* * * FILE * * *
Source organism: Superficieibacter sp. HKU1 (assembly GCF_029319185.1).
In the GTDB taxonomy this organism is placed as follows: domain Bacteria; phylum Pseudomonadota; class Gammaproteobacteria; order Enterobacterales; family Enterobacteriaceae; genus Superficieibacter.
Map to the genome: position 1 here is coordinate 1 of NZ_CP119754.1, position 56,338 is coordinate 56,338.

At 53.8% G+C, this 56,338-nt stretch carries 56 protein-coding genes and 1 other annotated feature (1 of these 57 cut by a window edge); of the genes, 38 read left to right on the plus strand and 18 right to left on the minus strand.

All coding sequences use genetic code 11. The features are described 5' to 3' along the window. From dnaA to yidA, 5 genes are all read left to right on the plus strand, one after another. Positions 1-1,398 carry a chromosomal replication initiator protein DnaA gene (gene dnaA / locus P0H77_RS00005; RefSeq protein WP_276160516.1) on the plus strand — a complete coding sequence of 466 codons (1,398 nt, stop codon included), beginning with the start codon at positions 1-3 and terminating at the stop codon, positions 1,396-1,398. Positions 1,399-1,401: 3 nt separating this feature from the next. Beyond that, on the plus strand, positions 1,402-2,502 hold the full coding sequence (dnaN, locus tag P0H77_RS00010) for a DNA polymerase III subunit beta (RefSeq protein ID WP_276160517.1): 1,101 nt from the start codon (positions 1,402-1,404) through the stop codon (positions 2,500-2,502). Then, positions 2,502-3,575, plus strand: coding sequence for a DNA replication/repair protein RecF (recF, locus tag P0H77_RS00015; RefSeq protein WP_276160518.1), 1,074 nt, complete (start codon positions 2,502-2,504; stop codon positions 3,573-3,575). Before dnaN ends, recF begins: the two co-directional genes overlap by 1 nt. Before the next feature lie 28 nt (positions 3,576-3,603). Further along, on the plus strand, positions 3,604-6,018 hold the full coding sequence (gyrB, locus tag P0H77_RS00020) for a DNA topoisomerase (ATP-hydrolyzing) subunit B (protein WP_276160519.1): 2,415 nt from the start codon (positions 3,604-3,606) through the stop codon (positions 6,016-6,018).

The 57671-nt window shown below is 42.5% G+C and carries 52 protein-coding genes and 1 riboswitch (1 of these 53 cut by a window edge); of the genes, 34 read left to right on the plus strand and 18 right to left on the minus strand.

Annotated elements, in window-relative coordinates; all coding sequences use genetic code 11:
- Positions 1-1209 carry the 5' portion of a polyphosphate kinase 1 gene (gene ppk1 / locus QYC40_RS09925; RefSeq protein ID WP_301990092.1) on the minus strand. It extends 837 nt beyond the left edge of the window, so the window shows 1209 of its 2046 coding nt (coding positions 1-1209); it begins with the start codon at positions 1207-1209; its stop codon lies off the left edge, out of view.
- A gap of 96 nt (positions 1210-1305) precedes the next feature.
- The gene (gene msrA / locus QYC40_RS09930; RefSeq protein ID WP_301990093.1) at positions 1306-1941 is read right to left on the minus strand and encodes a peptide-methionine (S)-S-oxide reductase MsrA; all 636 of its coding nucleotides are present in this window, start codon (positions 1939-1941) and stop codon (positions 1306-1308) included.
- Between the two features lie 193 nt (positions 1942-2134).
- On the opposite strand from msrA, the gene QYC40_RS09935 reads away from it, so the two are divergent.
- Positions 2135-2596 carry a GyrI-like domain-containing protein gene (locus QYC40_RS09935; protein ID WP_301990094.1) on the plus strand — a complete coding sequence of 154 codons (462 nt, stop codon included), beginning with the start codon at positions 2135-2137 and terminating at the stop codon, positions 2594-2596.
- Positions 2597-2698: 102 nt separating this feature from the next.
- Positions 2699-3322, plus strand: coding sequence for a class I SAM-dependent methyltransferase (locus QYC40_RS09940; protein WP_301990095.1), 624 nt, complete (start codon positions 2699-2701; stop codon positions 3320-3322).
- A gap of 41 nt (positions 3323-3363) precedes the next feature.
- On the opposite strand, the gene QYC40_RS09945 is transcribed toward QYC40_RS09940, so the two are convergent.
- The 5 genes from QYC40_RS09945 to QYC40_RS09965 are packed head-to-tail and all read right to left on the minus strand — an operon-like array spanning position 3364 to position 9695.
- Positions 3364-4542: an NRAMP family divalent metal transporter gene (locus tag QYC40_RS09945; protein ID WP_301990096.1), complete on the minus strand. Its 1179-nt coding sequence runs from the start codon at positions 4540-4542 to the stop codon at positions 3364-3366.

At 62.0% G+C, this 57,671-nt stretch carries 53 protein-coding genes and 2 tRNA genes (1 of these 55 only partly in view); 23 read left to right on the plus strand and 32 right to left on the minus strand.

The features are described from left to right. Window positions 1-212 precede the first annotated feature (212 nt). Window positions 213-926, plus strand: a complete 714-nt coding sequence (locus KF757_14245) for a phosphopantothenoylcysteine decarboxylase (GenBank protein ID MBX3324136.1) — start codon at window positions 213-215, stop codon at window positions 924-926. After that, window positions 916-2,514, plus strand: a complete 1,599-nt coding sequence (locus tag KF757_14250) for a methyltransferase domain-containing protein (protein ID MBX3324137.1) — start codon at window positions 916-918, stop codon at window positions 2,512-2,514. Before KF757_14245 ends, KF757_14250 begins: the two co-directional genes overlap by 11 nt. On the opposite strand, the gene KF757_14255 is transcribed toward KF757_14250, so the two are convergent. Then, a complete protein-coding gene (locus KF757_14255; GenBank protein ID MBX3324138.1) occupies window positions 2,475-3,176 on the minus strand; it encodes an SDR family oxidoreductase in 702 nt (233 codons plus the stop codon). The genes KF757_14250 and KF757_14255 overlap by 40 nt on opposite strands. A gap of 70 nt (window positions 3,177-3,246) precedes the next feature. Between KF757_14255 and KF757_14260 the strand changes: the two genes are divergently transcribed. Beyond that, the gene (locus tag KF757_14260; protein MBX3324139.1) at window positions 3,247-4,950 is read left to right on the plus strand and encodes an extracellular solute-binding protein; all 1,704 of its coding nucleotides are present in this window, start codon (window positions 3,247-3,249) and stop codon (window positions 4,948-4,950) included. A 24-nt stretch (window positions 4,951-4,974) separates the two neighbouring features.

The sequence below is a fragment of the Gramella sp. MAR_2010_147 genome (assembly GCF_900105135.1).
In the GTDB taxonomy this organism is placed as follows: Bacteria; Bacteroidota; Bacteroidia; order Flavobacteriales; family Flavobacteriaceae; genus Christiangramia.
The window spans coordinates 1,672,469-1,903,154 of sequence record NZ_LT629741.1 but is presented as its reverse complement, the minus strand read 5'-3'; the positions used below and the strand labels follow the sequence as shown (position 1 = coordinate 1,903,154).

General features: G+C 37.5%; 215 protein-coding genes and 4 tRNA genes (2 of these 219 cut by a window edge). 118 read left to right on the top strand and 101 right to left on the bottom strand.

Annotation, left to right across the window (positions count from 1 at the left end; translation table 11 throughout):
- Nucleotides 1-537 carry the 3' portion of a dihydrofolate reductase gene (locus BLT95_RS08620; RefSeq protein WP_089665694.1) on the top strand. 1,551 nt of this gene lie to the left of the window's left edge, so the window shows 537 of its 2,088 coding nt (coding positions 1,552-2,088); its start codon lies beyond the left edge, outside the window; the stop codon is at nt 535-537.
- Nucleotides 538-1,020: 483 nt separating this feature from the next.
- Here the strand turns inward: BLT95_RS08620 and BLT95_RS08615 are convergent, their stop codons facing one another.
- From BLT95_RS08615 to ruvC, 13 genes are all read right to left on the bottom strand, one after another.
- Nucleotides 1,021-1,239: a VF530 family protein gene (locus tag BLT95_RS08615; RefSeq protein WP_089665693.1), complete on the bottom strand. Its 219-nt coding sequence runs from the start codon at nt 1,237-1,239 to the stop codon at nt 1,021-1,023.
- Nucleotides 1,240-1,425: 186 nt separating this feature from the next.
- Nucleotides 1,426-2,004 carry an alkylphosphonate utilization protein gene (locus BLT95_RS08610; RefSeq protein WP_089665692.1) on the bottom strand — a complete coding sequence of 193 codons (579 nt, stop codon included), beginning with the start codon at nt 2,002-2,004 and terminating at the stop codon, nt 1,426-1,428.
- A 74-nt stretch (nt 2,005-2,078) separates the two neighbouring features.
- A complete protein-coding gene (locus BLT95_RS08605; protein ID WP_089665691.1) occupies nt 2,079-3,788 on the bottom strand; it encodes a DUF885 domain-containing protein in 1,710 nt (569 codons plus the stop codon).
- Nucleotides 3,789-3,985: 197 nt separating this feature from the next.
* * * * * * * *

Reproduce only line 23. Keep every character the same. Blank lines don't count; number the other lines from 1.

In the GTDB taxonomy this organism is placed as follows: Bacteria; Bacteroidota; Bacteroidia; order Flavobacteriales; family Flavobacteriaceae; genus Christiangramia.